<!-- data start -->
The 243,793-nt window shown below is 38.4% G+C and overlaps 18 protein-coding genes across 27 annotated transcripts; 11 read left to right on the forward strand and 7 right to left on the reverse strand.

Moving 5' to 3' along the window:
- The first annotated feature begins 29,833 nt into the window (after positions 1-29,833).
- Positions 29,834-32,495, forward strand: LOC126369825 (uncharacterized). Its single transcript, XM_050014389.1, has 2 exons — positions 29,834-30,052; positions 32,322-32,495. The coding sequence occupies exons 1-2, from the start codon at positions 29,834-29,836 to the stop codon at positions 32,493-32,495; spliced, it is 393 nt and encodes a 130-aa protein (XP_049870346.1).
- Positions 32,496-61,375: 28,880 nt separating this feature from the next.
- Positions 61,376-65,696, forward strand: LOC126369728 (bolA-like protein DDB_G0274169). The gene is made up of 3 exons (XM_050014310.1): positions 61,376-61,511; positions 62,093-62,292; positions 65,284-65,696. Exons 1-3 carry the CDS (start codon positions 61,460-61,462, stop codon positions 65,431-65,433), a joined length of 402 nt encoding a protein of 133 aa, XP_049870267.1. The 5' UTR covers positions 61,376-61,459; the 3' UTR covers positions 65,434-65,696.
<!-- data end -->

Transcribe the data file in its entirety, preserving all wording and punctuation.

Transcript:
The 243,793-nt window shown below is 38.4% G+C and overlaps 18 protein-coding genes across 27 annotated transcripts; 11 read left to right on the forward strand and 7 right to left on the reverse strand.

Moving 5' to 3' along the window:
- The first annotated feature begins 29,833 nt into the window (after positions 1-29,833).
- Positions 29,834-32,495, forward strand: LOC126369825 (uncharacterized). Its single transcript, XM_050014389.1, has 2 exons — positions 29,834-30,052; positions 32,322-32,495. The coding sequence occupies exons 1-2, from the start codon at positions 29,834-29,836 to the stop codon at positions 32,493-32,495; spliced, it is 393 nt and encodes a 130-aa protein (XP_049870346.1).
- Positions 32,496-61,375: 28,880 nt separating this feature from the next.
- Positions 61,376-65,696, forward strand: LOC126369728 (bolA-like protein DDB_G0274169). The gene is made up of 3 exons (XM_050014310.1): positions 61,376-61,511; positions 62,093-62,292; positions 65,284-65,696. Exons 1-3 carry the CDS (start codon positions 61,460-61,462, stop codon positions 65,431-65,433), a joined length of 402 nt encoding a protein of 133 aa, XP_049870267.1. The 5' UTR covers positions 61,376-61,459; the 3' UTR covers positions 65,434-65,696.